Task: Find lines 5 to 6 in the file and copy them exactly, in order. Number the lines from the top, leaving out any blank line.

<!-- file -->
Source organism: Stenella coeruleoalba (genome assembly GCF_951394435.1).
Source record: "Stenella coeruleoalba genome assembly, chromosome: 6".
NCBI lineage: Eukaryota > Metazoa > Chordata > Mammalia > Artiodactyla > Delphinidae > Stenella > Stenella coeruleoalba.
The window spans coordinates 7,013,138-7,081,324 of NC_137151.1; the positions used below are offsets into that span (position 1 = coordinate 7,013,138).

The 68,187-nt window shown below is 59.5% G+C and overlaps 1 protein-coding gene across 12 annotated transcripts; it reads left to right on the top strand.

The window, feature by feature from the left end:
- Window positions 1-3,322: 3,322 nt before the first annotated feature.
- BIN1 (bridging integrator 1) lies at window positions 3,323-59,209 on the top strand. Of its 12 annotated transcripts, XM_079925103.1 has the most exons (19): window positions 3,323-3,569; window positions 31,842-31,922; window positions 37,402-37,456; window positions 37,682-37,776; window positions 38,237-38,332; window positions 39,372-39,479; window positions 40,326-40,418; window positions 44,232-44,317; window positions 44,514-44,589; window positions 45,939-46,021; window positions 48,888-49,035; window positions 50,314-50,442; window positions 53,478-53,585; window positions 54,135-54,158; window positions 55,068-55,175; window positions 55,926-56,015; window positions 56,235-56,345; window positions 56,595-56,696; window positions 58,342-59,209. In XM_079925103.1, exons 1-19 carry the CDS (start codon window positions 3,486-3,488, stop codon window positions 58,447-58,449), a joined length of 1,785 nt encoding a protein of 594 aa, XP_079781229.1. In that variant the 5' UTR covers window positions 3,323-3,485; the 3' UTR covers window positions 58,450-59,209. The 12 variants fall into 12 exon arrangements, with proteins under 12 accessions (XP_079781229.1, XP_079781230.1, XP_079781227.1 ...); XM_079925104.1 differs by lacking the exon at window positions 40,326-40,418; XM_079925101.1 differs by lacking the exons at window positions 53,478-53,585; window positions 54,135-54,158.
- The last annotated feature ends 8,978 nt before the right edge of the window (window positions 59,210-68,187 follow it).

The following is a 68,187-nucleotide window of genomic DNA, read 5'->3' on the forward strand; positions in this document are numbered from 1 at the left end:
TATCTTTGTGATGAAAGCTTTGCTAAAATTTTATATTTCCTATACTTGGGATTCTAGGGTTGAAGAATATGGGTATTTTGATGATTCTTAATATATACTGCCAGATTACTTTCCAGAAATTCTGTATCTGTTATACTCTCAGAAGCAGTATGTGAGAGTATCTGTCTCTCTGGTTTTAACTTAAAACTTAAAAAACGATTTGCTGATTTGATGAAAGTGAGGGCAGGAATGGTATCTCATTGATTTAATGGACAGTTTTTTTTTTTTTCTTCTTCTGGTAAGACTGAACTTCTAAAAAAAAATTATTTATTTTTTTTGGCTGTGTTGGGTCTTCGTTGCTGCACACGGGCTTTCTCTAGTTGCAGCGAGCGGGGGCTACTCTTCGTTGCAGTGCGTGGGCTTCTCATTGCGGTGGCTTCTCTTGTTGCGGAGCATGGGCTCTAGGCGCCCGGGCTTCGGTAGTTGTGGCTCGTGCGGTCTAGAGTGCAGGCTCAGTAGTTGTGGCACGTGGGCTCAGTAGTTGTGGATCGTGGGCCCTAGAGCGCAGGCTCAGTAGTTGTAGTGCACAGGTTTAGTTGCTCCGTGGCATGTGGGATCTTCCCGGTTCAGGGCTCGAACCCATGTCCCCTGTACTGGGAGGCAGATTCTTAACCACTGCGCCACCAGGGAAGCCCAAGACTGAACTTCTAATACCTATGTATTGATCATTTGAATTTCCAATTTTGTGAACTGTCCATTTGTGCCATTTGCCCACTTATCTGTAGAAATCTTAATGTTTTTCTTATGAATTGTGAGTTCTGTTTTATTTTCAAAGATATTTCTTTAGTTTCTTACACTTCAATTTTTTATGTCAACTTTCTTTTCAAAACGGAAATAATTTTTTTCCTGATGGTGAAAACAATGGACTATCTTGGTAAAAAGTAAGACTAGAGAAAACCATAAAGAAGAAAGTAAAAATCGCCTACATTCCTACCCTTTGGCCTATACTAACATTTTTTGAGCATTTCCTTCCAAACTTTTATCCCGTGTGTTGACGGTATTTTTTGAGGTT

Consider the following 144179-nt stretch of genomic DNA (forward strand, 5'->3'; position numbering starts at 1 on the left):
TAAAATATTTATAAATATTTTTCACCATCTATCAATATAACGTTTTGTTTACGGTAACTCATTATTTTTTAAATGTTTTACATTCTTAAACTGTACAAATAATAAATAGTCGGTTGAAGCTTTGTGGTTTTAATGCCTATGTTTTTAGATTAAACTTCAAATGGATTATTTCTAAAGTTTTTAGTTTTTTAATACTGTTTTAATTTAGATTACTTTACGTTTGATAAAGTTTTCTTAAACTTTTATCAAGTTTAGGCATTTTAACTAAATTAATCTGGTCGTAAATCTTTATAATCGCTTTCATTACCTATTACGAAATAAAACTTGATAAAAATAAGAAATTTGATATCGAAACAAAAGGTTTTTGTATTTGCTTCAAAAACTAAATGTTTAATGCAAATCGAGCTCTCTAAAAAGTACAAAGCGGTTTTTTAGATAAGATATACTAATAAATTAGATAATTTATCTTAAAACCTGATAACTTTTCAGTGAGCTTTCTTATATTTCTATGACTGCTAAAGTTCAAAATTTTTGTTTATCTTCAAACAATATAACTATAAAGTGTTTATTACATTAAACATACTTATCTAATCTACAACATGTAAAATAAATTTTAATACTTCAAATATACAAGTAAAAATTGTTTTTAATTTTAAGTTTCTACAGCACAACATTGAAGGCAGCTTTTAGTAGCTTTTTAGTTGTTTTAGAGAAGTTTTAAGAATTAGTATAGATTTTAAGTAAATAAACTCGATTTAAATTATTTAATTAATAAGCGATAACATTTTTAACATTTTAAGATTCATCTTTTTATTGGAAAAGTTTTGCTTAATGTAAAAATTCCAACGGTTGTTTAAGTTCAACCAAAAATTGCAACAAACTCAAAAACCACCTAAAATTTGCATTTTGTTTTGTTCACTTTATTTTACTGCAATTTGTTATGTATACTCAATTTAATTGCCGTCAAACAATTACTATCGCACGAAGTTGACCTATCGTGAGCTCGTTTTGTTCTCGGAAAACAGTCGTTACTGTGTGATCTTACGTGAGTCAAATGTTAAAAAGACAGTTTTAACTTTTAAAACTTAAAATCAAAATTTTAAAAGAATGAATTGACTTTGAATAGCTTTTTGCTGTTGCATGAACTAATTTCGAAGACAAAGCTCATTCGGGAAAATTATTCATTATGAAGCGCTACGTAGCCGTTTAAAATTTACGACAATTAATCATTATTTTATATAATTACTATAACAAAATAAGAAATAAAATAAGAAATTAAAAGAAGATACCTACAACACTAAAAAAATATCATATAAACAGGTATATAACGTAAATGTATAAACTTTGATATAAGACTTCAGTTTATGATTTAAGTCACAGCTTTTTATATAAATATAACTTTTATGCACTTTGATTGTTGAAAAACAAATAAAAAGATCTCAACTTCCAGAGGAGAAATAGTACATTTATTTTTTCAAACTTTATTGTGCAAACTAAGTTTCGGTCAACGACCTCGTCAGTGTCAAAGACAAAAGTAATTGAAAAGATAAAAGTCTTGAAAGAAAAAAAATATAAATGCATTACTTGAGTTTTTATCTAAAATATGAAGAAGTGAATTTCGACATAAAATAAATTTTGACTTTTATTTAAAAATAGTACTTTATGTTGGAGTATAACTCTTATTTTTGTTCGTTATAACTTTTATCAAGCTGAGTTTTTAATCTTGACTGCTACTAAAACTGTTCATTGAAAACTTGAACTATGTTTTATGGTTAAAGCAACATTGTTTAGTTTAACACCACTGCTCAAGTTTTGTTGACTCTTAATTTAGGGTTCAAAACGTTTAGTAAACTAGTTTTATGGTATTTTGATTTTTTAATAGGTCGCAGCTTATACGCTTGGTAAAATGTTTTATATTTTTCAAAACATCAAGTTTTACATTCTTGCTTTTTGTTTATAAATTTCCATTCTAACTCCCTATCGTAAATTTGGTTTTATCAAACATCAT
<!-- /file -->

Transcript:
The 68,187-nt window shown below is 59.5% G+C and overlaps 1 protein-coding gene across 12 annotated transcripts; it reads left to right on the top strand.

The window, feature by feature from the left end: